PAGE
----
Health reform is back in the news with the Australian Federal Government as usual arguing with state governments. The USA is having ongoing arguments about its reforms. Countries in Europe are also grappling with their health systems. The issues are the same in all developed countries – how can the “system” afford to pay for all the services that the population may want and need.
Nothing really changes other than the names and which party is in government.
But are the arguments missing the key point?
As I wrote in the book Dr Joes DIY Health-Putting you in charge of your health:
“The health system is in fact a disease system. Why? Because the only real way for you to enter the system is to have a disease. If you are healthy and you front up at your local doctor or hospital, there is a fair chance that you’ll be told to go away because there is nothing particularly wrong with you.”
Despite the overall health of people having never been better, in an interesting paradox there is now a growing “crisis” and rising “burden” of disease, which is crippling the various “health care” systems.
This burden of disease is a result of the lifestyles that people choose. Diseases such as diabetes, arterial sclerosis, hypertension, gastric reflux and irritable bowel syndrome, to name just a few, are called “lifestyle illness diseases” because they are brought about through elements of lifestyle. Western medicine tends to treat these conditions with medications rather than changes in lifestyle.”
Treatment with hospital beds and medication is expensive. Yet in all the proposals and discussions about ”reform” a fundamental assumption is always made – namely that people will continue to develop chronic illnesses in increasing numbers and will out increasing demands on the system to “fix them”. Essentially the arguments are about who pays how much, between the individual, private insurers and government. Hospitals, doctors and pharmaceutical companies are on the receiving end of these transactions.
No consideration seems to be given to the notion of individual responsibility. Most of the disease “burden” is preventable. The London based World Cancer Research Fund showed that one third of cancers could be prevented through regular exercise and changed eating patterns. The diabetes toll could be massively reduced through dietary changes.
None of this costs the system a cent and there is minimal if any cost to the individual. This will depend on the choices you make and how much you want to invest in your health. As I also say in the book –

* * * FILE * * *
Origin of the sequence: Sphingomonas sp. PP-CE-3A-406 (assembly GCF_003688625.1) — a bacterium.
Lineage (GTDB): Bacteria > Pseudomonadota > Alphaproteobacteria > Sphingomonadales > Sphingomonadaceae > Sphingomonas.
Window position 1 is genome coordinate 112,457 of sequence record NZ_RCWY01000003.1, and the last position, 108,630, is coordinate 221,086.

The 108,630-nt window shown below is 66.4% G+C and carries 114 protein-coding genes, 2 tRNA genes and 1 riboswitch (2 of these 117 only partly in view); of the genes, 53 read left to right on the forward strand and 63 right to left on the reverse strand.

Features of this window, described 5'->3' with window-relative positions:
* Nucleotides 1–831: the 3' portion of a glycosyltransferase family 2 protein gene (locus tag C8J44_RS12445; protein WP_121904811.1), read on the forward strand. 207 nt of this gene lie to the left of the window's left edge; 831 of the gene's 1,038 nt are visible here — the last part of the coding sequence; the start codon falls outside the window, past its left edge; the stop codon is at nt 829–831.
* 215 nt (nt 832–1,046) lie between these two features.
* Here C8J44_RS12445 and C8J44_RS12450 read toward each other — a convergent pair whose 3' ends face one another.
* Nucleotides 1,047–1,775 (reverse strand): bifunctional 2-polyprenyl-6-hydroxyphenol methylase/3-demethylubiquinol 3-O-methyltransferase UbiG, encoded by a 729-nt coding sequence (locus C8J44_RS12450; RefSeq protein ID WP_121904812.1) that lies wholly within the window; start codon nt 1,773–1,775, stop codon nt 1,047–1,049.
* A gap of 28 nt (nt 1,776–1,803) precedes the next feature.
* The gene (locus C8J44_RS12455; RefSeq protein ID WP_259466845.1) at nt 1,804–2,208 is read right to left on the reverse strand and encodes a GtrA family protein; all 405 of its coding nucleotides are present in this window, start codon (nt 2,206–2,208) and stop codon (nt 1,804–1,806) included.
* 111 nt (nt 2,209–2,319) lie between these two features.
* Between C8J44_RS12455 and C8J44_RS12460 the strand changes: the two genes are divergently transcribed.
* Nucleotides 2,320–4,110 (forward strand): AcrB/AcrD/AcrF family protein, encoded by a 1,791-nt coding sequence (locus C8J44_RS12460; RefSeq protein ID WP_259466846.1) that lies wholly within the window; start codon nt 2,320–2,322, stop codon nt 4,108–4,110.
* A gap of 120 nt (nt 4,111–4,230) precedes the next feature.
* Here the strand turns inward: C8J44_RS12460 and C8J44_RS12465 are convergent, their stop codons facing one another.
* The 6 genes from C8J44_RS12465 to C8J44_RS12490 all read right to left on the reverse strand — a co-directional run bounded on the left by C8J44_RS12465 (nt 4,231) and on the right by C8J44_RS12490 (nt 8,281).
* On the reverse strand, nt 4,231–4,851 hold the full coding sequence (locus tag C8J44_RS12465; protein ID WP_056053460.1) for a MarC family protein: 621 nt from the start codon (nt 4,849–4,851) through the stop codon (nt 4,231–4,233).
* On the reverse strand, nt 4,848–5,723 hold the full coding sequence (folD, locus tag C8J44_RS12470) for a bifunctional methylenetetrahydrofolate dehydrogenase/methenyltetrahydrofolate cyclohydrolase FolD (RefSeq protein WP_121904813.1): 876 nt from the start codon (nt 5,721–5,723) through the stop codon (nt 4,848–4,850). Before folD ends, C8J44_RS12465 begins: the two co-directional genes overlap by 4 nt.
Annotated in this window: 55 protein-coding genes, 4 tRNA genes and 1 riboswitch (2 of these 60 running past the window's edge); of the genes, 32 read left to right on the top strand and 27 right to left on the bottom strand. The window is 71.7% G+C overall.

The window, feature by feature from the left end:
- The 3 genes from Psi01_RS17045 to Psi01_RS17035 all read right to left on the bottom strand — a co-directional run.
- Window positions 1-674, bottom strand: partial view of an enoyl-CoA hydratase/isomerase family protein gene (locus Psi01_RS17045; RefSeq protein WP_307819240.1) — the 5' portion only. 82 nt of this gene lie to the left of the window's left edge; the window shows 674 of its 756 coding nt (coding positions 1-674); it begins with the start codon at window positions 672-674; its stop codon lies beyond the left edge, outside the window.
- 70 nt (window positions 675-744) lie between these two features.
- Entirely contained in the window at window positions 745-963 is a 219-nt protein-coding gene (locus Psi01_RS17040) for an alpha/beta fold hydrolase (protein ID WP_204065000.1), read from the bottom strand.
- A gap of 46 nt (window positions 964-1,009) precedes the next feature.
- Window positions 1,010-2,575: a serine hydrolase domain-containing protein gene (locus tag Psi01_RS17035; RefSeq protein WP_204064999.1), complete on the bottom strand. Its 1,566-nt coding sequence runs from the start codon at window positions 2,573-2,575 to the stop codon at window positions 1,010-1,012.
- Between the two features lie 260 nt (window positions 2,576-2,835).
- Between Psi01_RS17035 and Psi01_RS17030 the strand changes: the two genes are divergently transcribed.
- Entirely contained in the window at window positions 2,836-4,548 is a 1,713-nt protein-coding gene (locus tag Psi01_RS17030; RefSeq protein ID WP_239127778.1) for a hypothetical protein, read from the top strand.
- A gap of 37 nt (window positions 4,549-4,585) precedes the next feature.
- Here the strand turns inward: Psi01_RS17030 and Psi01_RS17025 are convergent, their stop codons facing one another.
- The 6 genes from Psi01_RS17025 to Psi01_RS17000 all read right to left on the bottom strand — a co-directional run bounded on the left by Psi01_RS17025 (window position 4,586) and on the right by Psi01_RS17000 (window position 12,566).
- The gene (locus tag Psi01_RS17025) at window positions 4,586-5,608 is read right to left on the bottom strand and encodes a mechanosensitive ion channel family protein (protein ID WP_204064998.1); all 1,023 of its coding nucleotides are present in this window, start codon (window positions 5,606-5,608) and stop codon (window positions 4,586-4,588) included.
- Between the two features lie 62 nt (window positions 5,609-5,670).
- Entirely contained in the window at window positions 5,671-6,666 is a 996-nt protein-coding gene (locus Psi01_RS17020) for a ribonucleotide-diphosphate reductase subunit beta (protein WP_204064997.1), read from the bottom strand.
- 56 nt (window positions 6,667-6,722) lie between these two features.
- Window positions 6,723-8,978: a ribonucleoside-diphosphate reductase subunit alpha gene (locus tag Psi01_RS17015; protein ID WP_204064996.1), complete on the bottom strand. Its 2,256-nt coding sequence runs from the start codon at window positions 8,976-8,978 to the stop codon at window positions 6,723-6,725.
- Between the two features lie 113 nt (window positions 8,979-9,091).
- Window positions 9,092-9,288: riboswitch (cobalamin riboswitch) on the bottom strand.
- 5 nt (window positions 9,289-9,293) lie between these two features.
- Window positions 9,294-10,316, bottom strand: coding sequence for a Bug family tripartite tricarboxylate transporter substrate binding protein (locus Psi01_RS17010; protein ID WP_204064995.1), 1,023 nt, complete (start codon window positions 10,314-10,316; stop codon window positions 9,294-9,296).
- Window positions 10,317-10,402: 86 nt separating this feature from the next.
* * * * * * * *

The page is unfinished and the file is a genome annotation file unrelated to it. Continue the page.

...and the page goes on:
“The quality of your health will always be a reflection of the quality of your choices.
Some choices are better than others. Each day we make choices with regard to our health and in turn our health will always be a reflection of those choices.”
The bottom line is; your health is your responsibility. It is not the responsibility of government, of the health system, the doctors, the natural health therapists or anyone else. It is solely your responsibility.
Maintaining your health has wrongly become thought of as very difficult and in this book I’ll tell you why that is and what you can do about it.
The message is clear: Your health is not reliant on anyone else except you. You have the power to be healthy.
The 8 pillars of DIY Health are a basis for being and staying healthy Whilst this will reduce demands on the “disease system”- more importantly you will feel better and have more energy today as well as a significantly reduced chance of major illness later. Live and enjoy life for the duration of your stay on earth.”
Real healthcare reform will be about helping and supporting people in being healthy. It is not arguing about who pays for disease.
Medical Doctor, author, speaker, media presenter and health industry consultant, Dr Joe Kosterich wants you to be healthy and get the most out of life.
Joe writes for numerous medical and mainstream publications, is clinical editor at Medical Forum Magazine, and is also a regular on radio and television.
Joe is Medical Advisor to Medicinal Cannabis Company Little Green Pharma, Chairman of Australian Tobacco Harm Reduction Association and sits on the board of Arthritis and Osteoporosis WA. He is often called to give opinions in medico legal cases.